Amid the uproar, the “All-Party Parliamentary Group for the Ahmadiyya Muslim Community” has launched a new report entitled “Suffocation of the Faithful: Persecution of Ahmadi Muslims in Pakistan and the rise of International extremism” on July 20 (almost a month and half before Khatme-Nabowat day which is marked across the country on September 7 in remembrance of the declaration of the community as non-Muslim by the parliament of Pakistan).
The 150-page report was co-authored by Amnesty International; APPG for Pakistan Minorities; Centre for Legal Aid, Assistance and Settlement (CLAAS); British Pakistani Christian Association (BPCA); and a number of notable lawyers, human rights activists, academics and journalists. It clearly brings forward the claim that the minorities are being persecuted in Pakistan under state-sponsored campaigns.
As a response to the report, the Khyber Pakhtunkhwa Assembly passed a unanimous resolution on September 7, terming it a conspiracy against Pakistan and Muslims. The next day, the Punjab Assembly also unanimously passed the resolution.
Some analysts claim that the religious parties in Pakistan act as the B-team of the country’s powerful military establishment. Many say that the Deobandis and Ahle-Hadith are sponsored by an Arab state, while our neighboring Islamic country backs Shias to secure their vested interests in Pakistan. Some say that sectarian groups received funding from India while many others view sectarianism as a great agenda and conspiracy being hatched by America, Israel and India only to destabilize Pakistan.
Among these hypotheses are also some that directly link the new surge of anti-Shia activism to the expected local government polls in Punjab and other provinces, and the elections in Gilgit-Baltistan. Some go as far as to say that the recent unrest is deliberately created to divert the opposition from its onslaught against the present regime.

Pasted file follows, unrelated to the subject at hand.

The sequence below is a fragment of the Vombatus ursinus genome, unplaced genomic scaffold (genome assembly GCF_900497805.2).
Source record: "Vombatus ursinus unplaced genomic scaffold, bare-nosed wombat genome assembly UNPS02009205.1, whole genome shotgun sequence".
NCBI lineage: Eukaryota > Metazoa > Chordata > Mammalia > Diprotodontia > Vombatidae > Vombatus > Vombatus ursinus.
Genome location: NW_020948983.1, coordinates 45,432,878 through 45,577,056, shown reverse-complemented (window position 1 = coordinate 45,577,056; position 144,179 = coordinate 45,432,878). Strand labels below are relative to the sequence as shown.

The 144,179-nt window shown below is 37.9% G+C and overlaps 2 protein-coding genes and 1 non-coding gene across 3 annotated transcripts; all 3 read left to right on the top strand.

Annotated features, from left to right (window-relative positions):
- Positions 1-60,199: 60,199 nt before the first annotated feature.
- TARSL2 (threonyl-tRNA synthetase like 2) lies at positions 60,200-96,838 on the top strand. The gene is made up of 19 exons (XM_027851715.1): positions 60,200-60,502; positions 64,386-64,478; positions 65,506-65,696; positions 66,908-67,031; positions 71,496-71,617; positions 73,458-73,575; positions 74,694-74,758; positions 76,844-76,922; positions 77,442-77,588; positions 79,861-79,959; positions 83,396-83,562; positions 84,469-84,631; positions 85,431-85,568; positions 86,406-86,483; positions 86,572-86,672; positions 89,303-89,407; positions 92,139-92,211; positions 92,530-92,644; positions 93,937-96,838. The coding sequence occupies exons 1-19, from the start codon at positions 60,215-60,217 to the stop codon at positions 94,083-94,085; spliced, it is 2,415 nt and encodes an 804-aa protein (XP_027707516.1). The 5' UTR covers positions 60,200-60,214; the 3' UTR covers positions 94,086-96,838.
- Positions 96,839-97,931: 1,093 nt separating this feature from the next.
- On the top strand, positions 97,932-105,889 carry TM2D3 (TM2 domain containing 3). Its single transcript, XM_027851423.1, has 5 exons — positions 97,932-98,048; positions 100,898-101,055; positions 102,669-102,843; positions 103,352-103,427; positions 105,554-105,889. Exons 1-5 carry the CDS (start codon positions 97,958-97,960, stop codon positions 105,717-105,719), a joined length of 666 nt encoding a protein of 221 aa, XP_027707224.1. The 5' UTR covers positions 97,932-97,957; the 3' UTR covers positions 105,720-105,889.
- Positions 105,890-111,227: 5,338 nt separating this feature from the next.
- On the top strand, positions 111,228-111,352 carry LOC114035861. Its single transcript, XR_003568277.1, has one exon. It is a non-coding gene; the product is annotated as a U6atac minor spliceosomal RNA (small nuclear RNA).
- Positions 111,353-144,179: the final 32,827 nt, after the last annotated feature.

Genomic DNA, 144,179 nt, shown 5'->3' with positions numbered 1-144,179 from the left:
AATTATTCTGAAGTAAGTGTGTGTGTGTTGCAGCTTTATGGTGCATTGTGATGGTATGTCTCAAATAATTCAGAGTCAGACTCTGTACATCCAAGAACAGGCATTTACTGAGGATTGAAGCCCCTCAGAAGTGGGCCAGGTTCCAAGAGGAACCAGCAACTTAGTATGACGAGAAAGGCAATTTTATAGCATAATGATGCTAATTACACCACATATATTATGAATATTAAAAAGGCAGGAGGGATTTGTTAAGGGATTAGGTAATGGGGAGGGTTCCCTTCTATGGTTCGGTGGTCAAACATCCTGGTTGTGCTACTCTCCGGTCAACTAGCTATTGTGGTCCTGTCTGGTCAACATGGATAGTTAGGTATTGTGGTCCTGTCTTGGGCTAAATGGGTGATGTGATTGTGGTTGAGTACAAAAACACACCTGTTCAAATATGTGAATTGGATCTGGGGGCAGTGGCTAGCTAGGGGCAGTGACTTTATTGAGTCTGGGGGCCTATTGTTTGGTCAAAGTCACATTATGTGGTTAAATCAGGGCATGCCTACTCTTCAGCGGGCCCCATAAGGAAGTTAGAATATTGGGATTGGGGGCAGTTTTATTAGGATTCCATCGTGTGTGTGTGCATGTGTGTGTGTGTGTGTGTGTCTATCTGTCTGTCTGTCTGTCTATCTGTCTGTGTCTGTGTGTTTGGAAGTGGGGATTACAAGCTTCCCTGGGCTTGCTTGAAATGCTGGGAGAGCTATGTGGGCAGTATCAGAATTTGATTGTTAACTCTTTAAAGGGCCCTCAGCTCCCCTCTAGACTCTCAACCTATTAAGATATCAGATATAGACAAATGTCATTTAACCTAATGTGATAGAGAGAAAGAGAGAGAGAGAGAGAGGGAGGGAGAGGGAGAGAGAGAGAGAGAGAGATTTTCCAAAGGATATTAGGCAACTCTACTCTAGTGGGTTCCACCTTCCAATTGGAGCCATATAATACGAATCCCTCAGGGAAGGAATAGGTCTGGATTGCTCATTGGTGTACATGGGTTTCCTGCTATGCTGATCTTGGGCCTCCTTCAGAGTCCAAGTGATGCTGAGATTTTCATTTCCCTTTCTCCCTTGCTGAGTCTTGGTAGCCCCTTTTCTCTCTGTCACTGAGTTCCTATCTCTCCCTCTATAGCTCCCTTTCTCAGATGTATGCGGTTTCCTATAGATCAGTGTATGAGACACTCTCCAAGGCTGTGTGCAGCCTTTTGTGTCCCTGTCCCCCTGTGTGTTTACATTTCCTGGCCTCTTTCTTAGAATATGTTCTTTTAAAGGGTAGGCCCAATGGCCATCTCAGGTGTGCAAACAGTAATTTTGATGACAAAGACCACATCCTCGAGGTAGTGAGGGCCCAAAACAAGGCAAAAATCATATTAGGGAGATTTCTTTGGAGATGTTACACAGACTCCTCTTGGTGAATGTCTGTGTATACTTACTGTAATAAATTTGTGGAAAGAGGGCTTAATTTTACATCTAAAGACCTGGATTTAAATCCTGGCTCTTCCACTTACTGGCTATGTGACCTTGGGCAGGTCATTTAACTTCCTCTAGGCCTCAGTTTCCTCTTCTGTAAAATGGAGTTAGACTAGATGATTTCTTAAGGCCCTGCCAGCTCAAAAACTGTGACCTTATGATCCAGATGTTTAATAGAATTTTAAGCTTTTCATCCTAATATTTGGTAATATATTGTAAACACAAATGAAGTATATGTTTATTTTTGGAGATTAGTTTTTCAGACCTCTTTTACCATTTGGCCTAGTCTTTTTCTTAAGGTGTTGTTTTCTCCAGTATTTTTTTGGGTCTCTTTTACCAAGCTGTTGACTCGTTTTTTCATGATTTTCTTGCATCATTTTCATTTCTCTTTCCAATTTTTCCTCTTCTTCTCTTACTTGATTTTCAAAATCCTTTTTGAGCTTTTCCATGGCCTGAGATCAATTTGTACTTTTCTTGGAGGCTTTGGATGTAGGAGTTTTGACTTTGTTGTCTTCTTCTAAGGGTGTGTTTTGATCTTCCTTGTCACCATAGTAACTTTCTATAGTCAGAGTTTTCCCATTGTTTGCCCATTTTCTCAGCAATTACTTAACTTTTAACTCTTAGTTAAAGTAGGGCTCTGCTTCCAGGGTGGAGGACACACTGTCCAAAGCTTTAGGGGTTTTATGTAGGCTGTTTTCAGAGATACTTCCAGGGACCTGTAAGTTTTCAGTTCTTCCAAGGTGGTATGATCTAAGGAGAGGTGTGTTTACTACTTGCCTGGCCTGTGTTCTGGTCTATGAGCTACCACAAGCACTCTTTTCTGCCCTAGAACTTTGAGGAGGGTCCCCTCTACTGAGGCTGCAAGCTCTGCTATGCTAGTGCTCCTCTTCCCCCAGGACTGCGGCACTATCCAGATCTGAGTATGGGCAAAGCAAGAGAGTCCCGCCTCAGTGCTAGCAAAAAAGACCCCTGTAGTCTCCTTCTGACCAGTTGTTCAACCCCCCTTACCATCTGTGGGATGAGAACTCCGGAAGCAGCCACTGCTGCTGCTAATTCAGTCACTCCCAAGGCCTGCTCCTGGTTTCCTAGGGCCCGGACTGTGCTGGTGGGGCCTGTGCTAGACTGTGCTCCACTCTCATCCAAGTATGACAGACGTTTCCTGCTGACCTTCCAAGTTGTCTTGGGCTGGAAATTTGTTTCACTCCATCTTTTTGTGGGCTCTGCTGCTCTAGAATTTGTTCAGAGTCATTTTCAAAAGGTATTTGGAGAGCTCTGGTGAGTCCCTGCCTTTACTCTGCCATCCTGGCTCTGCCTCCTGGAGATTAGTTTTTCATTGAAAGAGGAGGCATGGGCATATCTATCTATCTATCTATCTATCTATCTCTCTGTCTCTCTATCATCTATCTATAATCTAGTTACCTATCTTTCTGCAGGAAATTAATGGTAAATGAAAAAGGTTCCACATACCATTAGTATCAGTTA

Still, hope remains as one hears reliable reports of the country’s most important institution hosting a meeting of some 300 clerics representing all schools of thought in Islamabad few days ago, and giving instructions to the effect that a joint declaration be prepared within two weeks, pledging to keep intact the religious harmony in the country. As per plan, the joint declaration will be moved in the parliament for approval, and once the National Assembly and the Senate adopt it as law, its strict implementation will be made in letter and spirit. The participants at the meeting in Islamabad included Mufti Muneebur Rahman, Mufti Taqi Usmani, Maulana Abdul Malk, Syed Ziaullah Shah Bukhari and Allama Arif Wahidi representing the Barelvi, Deobandi, Jamaat-e-Islami, Ahle-Hadith and Shia repectively.
It looks like the religious organisations’ consensus on a declaration and its passage in the parliament is set to have a direct bearing on the future of the country.
This is part 2 of a two-part story. Part 1 can be read here.
The author is a Lahore based journalist. He writes about religion, politics, culture, agriculture and 1947’s Indo-Pak partition. He can be reached @imiftikharalam